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Alberta

Canada’s health-care wait times hit 27.7 weeks in 2023—longest ever recorded

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From the Fraser Institute

By Mackenzie Moir and Bacchus Barua

Canadian patients waited longer than ever this year for medical treatment, finds a new study released by the Fraser Institute, an independent, non-partisan Canadian public policy think-tank.

The study, an annual survey of physicians across Canada, reports a median wait time of 27.7 weeks—the longest ever recorded, longer than the wait of 27.4 weeks reported in 2022—and 198 per cent higher than the 9.3 weeks Canadians waited in 1993, when the Fraser Institute began tracking wait times.

“COVID-19 and related hospital closures have exacerbated, but are not the cause, of Canada’s historic wait times challenges,” said Bacchus Barua, director of the Fraser Institute’s Centre for Health Policy Studies and co-author of Waiting Your Turn: Wait Times for Health Care in Canada, 2023.

“Previous results revealed that patients waited an estimated 20.9 weeks for medically necessary elective care in 2019—long before the pandemic started.”

The study examines the total wait time faced by patients across 12 medical specialties from referral by a general practitioner (i.e. family doctor) to consultation with a specialist, to when the patient ultimately receives treatment.

More than 1,200 responses were received across the 12 specialties and 10 provinces. Among the provinces, Ontario recorded the shortest wait time at 21.6 weeks—still up from 20.3 weeks in 2022. Nova Scotia recorded the longest wait time in Canada at 56.7 weeks.

Among the various specialties, national wait times were longest between a referral by a GP and plastic (52.4 weeks), orthopedic (44.3) neurosurgery (43.5). Wait times were shortest for radiation (4.4 weeks) and medical oncology treatments (4.8 weeks). Patients also experience significant waiting times for various diagnostic technologies. This year, Canadians could expect to wait 6.6 weeks for a computed tomography (CT) scan, 12.9 weeks for a magnetic resonance imaging (MRI) scan, and 5.3 weeks for an ultrasound.

Crucially, physicians report that their patients are waiting over four and a half weeks longer for treatment (after seeing a specialist) than what they consider to be clinically reasonable.

“Excessively long wait times remain a defining characteristic of Canada’s health-care system” said Mackenzie Moir, Fraser Institute policy analyst and co-author of the report. “And they aren’t simply minor inconveniences, they can result in increased suffering for patients, lost productivity at work, a decreased quality of life, and in the worst cases, disability or death.”

Median wait times by province (in weeks)

PROVINCE                        2022      2023

British Columbia                            25.8           27.7

Alberta                                               33.3            33.5

Saskatchewan                                 30.1            31.0

Manitoba                                           41.3            29.1

Ontario                                              20.3            21.6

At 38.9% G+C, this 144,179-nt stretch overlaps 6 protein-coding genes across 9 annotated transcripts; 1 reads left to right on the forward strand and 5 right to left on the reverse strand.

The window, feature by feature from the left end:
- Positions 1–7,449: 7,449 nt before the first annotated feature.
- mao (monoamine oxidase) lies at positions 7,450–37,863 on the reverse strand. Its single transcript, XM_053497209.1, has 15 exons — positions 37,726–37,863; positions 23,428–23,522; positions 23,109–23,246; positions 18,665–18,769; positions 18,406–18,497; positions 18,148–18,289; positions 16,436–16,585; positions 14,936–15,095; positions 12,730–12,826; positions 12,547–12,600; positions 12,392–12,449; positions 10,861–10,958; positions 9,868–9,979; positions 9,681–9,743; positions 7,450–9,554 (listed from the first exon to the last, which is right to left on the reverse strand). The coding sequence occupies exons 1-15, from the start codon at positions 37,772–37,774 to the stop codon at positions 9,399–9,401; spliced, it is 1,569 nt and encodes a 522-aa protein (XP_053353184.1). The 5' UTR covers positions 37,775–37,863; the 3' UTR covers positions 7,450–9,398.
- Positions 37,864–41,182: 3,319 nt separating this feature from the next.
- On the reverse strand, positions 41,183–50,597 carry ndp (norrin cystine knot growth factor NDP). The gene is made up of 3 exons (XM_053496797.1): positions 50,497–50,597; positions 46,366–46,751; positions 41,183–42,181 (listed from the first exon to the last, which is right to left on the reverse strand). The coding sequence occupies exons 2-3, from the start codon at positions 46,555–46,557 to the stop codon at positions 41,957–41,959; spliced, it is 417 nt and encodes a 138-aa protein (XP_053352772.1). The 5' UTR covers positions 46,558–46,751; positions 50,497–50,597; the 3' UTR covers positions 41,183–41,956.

Quebec                                               29.4            27.6

New Brunswick                              43.3            52.6

Nova Scotia                                      58.2            56.7

P.E.I.                                                   64.7            55.2

Newfoundland and Labrador    32.1            33.3


Each year, the Fraser Institute surveys physicians across twelve specialties and the ten provinces in order to document the queues for visits to specialists and for diagnostic and surgical procedures in Canada. Waiting Your Turn: Wait Times for Health Care in Canada, 2023 Report reports the results of this year’s survey.

In 2023, physicians report a median wait time of 27.7 weeks between a referral from a general practitioner and receipt of treatment. This represents the longest delay in the survey’s history and is 198% longer than the 9.3 weeks Canadian patients could expect to wait in 1993.

Overall, Ontario reports the shortest wait across Canada (21.6 weeks) while Nova Scotia had the longest (56.7 weeks).

The 27.7 week total wait time that patients face can be examined in two consecutive segments:

  • referral by a general practitioner to consultation with a specialist: 14.6 weeks;
  • consultation with a specialist to receipt of treatment: 13.1 weeks.

After seeing a specialist, Canadian patients were waiting 4.6 weeks longer than what physicians consider clinically reasonable (8.5 weeks).

Across the ten provinces, the study also estimates that there were 1,209,194 procedures for which patients—3% of the Canadian population—were waiting in 2023.

Patients also face considerable delays for diagnostic technology. This year, Canadians could expect to wait 6.6 weeks for a CT scan, 12.9 for an MRI scan, and 5.3 weeks for an ultrasound.

Survey results suggest that, despite provincial strategies to reduce wait times, Canadian patients continue to wait too long for medically necessary treatment.

Data were collected from the week of January 16 to July 1, 2023, longer than the period of collection in years before the COVID19 pandemic. A total of 1,269 responses were received across the 12 specialties surveyed. However, this year’s response rate was 10.3% (lower than in some previous years). As a result, the findings in this report should be interpreted with caution.

Research has repeatedly indicated that wait times for medically necessary treatment are not benign inconveniences. Wait times can, and do, have serious consequences such as increased pain, suffering, and mental anguish. In certain instances, they can also result in poorer medical outcomes—
transforming potentially reversible illnesses or injuries into chronic, irreversible conditions, or even permanent disabilities. In many instances, patients may also have to forgo their wages while they wait for treatment, resulting in an economic cost to the individuals themselves and the economy in general.